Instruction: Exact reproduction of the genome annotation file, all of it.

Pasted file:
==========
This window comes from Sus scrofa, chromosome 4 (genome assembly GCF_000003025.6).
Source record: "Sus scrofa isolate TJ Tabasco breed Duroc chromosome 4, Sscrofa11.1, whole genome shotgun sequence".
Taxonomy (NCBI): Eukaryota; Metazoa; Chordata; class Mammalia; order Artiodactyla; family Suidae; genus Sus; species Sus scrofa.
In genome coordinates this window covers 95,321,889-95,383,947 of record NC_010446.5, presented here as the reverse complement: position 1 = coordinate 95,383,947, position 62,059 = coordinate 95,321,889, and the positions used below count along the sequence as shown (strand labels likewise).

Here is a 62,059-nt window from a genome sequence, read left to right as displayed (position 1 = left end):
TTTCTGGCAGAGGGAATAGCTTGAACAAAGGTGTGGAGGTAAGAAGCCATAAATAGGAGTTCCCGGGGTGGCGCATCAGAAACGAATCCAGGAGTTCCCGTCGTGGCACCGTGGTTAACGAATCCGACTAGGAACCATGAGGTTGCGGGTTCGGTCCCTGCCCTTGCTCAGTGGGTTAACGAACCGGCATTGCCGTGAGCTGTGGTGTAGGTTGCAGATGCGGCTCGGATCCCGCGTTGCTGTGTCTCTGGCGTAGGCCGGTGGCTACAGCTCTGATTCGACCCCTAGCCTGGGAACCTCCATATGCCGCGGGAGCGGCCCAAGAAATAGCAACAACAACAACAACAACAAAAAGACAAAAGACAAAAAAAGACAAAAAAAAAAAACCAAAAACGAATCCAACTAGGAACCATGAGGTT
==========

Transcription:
This window comes from Sus scrofa, chromosome 4 (genome assembly GCF_000003025.6).
Source record: "Sus scrofa isolate TJ Tabasco breed Duroc chromosome 4, Sscrofa11.1, whole genome shotgun sequence".
Taxonomy (NCBI): Eukaryota; Metazoa; Chordata; class Mammalia; order Artiodactyla; family Suidae; genus Sus; species Sus scrofa.
In genome coordinates this window covers 95,321,889-95,383,947 of record NC_010446.5, presented here as the reverse complement: position 1 = coordinate 95,383,947, position 62,059 = coordinate 95,321,889, and the positions used below count along the sequence as shown (strand labels likewise).

Here is a 62,059-nt window from a genome sequence, read left to right as displayed (position 1 = left end):
TTTCTGGCAGAGGGAATAGCTTGAACAAAGGTGTGGAGGTAAGAAGCCATAAATAGGAGTTCCCGGGGTGGCGCATCAGAAACGAATCCAGGAGTTCCCGTCGTGGCACCGTGGTTAACGAATCCGACTAGGAACCATGAGGTTGCGGGTTCGGTCCCTGCCCTTGCTCAGTGGGTTAACGAACCGGCATTGCCGTGAGCTGTGGTGTAGGTTGCAGATGCGGCTCGGATCCCGCGTTGCTGTGTCTCTGGCGTAGGCCGGTGGCTACAGCTCTGATTCGACCCCTAGCCTGGGAACCTCCATATGCCGCGGGAGCGGCCCAAGAAATAGCAACAACAACAACAACAACAAAAAGACAAAAGACAAAAAAAGACAAAAAAAAAAAACCAAAAACGAATCCAACTAGGAACCATGAGGTT